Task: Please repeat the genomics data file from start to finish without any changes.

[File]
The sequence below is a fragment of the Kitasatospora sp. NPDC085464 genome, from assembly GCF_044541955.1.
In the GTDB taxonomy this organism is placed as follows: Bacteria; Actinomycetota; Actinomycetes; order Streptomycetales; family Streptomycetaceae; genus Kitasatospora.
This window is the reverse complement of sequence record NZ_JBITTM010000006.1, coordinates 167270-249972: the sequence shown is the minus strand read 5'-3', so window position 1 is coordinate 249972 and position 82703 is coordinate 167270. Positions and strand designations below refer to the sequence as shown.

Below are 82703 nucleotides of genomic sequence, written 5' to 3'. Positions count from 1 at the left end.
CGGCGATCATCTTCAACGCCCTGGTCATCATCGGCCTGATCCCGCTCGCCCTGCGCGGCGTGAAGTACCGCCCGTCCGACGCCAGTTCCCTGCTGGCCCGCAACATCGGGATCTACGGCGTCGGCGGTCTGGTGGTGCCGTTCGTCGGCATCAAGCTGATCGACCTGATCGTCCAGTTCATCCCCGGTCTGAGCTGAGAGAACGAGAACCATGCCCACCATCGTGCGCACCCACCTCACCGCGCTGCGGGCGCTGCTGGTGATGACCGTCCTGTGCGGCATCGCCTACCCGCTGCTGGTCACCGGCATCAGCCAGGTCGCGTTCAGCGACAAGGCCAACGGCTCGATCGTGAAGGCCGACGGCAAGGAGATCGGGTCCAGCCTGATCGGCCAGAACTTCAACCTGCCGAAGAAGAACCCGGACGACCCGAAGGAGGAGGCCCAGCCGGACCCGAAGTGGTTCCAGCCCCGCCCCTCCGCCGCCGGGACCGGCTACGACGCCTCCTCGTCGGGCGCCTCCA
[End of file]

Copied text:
The sequence below is a fragment of the Kitasatospora sp. NPDC085464 genome, from assembly GCF_044541955.1.
In the GTDB taxonomy this organism is placed as follows: Bacteria; Actinomycetota; Actinomycetes; order Streptomycetales; family Streptomycetaceae; genus Kitasatospora.
This window is the reverse complement of sequence record NZ_JBITTM010000006.1, coordinates 167270-249972: the sequence shown is the minus strand read 5'-3', so window position 1 is coordinate 249972 and position 82703 is coordinate 167270. Positions and strand designations below refer to the sequence as shown.

Below are 82703 nucleotides of genomic sequence, written 5' to 3'. Positions count from 1 at the left end.
CGGCGATCATCTTCAACGCCCTGGTCATCATCGGCCTGATCCCGCTCGCCCTGCGCGGCGTGAAGTACCGCCCGTCCGACGCCAGTTCCCTGCTGGCCCGCAACATCGGGATCTACGGCGTCGGCGGTCTGGTGGTGCCGTTCGTCGGCATCAAGCTGATCGACCTGATCGTCCAGTTCATCCCCGGTCTGAGCTGAGAGAACGAGAACCATGCCCACCATCGTGCGCACCCACCTCACCGCGCTGCGGGCGCTGCTGGTGATGACCGTCCTGTGCGGCATCGCCTACCCGCTGCTGGTCACCGGCATCAGCCAGGTCGCGTTCAGCGACAAGGCCAACGGCTCGATCGTGAAGGCCGACGGCAAGGAGATCGGGTCCAGCCTGATCGGCCAGAACTTCAACCTGCCGAAGAAGAACCCGGACGACCCGAAGGAGGAGGCCCAGCCGGACCCGAAGTGGTTCCAGCCCCGCCCCTCCGCCGCCGGGACCGGCTACGACGCCTCCTCGTCGGGCGCCTCCA